* Earnings season begins this week
* NPS Pharma climbs; to be acquired by Shire
* Energy shares fall as oil tumbles
* Indexes off: Dow 0.7 pct, S&P 0.9 pct, Nasdaq 0.9 pct (Updates to late afternoon trading, changes byline)
By Caroline Valetkevitch
NEW YORK, Jan 12 (Reuters) - U.S. stocks fell on Monday, led by a decline in energy shares as oil prices tumbled about 5 percent and concern grew ahead of the start of corporate earnings season.
Oil prices extended their recent free-fall, with Brent falling 5.3 percent to settle at $47.43 and U.S. crude dropping 4.7 percent to $46.07. Goldman Sachs slashed its short-term price forecasts and Gulf producers showed no signs of curbing output.
The S&P energy index, down 3.1 percent, was the day’s worst-performing S&P 500 sector.
“It’s crude-related. That’s caused more selling. There’s a lot of confusion and concern about the impact of energy prices,” said Tim Ghriskey, chief investment officer of Solaris Group in Bedford Hills, New York.
Fourth-quarter earnings estimates have fallen in recent months as forecasts for energy profits have dropped sharply. Earnings are expected to increase by just 4 percent over the year-ago period, according to Thomson Reuters data.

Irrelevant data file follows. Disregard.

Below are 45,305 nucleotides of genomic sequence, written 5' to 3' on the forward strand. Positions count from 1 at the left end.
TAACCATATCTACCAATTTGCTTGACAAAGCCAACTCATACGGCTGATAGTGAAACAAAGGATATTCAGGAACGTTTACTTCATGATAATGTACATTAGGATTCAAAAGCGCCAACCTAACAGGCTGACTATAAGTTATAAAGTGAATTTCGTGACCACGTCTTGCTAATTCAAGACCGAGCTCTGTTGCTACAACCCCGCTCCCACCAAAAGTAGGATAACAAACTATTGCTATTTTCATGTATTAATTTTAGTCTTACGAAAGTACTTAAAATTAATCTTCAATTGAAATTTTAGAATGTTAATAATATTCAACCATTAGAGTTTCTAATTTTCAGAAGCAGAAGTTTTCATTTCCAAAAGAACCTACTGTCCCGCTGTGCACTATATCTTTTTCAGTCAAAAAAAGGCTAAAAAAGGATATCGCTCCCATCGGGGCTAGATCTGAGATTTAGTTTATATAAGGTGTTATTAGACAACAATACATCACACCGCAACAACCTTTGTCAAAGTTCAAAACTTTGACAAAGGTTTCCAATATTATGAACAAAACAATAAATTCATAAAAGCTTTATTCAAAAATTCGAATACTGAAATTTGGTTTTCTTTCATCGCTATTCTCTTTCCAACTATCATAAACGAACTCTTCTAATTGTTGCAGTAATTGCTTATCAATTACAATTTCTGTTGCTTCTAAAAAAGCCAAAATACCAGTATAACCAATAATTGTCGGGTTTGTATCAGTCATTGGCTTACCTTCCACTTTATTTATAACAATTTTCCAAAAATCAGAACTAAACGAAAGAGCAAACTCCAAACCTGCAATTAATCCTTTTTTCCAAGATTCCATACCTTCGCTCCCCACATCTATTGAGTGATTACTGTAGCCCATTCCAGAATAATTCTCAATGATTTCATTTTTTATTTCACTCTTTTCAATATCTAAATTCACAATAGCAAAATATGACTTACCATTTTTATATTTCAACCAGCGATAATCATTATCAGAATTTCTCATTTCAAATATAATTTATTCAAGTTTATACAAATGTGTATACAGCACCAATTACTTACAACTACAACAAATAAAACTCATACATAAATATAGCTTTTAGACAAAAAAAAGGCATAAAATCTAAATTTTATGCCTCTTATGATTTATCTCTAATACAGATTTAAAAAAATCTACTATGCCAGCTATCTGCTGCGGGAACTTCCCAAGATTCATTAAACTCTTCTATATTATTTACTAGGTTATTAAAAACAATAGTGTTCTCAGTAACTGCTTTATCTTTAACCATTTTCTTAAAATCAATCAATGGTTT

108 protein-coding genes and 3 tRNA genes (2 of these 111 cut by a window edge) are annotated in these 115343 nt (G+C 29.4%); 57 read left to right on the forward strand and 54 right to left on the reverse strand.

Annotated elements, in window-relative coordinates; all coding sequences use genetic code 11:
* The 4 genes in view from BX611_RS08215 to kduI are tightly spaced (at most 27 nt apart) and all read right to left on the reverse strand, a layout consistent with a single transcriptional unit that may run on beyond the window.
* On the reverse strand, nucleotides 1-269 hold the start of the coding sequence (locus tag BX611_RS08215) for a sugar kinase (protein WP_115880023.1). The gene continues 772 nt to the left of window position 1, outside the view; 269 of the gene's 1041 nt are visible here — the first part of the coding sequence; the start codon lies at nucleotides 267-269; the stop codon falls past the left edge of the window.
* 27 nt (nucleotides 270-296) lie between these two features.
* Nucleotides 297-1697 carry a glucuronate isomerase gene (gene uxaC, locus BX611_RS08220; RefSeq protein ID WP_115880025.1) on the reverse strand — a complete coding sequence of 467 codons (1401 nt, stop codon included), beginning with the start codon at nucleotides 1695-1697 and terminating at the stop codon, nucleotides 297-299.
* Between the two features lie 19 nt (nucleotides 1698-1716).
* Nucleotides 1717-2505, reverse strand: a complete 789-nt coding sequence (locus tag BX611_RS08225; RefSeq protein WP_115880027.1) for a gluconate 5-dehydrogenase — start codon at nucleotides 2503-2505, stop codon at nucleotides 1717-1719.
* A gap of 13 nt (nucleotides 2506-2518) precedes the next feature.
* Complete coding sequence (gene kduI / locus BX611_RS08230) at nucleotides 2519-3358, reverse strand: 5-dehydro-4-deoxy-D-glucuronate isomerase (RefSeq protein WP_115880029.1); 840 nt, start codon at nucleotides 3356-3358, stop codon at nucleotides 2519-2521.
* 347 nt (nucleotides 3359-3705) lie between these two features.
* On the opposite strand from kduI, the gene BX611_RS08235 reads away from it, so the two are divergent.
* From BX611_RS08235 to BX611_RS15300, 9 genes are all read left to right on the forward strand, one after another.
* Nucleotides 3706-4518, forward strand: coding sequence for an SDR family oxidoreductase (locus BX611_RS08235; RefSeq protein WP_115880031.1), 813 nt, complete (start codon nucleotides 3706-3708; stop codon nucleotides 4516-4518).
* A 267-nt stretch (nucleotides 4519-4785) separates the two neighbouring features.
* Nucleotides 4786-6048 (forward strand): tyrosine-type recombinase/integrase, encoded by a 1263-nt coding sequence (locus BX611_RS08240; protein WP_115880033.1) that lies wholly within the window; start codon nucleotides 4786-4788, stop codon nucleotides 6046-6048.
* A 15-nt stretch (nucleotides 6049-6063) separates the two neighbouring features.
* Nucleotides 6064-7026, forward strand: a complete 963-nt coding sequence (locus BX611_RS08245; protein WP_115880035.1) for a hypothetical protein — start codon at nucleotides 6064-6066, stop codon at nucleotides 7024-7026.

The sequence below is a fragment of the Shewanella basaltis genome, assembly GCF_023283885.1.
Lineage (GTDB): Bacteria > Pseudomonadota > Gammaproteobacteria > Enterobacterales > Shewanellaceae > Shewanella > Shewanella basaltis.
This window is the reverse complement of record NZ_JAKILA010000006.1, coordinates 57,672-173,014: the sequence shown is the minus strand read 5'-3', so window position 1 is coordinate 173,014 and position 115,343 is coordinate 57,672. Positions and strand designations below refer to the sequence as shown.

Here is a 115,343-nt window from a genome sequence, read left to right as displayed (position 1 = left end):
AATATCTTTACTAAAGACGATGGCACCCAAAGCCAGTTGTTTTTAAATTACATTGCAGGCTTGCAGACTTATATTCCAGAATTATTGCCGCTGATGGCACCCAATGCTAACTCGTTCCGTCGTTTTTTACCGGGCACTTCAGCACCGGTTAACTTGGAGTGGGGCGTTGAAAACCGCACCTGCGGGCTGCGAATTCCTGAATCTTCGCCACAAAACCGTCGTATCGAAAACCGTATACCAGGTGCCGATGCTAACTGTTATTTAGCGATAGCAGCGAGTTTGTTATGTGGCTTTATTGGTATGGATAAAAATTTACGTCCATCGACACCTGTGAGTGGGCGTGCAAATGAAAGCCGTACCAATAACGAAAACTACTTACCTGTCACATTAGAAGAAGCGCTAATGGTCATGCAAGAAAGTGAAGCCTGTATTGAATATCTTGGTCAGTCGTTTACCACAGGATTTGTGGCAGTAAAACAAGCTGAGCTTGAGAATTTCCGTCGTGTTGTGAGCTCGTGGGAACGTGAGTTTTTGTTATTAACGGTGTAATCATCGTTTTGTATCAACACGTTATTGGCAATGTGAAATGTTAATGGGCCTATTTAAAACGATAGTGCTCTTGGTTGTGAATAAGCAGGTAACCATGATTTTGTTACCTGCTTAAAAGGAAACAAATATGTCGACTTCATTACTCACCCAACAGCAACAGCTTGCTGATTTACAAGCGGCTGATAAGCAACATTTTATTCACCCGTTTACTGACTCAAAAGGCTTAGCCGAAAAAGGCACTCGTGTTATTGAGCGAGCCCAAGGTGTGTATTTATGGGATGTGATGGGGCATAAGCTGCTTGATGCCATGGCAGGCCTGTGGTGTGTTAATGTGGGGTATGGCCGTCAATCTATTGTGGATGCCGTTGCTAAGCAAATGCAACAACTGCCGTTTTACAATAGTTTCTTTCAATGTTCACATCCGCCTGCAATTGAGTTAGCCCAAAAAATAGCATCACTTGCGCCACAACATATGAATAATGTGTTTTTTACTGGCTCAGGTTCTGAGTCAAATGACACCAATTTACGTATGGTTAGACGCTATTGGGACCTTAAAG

Alcoa is scheduled to post quarterly earnings after the closing bell, while financials JPMorgan Chase, Wells Fargo, Goldman Sachs and Citigroup due to report later in the week. Dow component Intel Corp is expected to post earnings on Thursday.
“What everybody is concerned about is what managements are going to say about crude oil and about global economies,” Ghriskey said.
At 2:51 p.m., the Dow Jones industrial average fell 122.7 points, or 0.69 percent, to 17,614.67, the S&P 500 lost 19.26 points, or 0.94 percent, to 2,025.55 and the Nasdaq Composite dropped 43.91 points, or 0.93 percent, to 4,660.16.
Since hitting a record high on Dec. 29, the S&P 500 has fallen about 3 percent on concerns about plunging oil prices, global economic weakness and Greece’s potential exit from the euro zone.
Tiffany & Co shares slumped 14.4 percent after the upscale jeweler cut its full-year profit forecast, citing a disappointing holiday shopping season.
NPS Pharmaceuticals shares jumped 8.2 percent and were among the most active on Nasdaq after Shire Plc agreed to acquire the company for $5.2 billion. U.S.-listed shares of Shire slipped 1.5 percent.
Declining issues outnumbered advancing ones on the NYSE by 1,956 to 1,092, for a 1.79-to-1 ratio; on the Nasdaq, 1,716 issues fell and 1,010 advanced for a 1.70-to-1 ratio.
The S&P 500 was posting 29 new 52-week highs and 23 new lows; the Nasdaq Composite was recording 70 new highs and 78 new lows. (Additional reporting by Chuck Mikolajczak; editing by Bernadette Baum, Nick Zieminski and Meredith Mazzilli)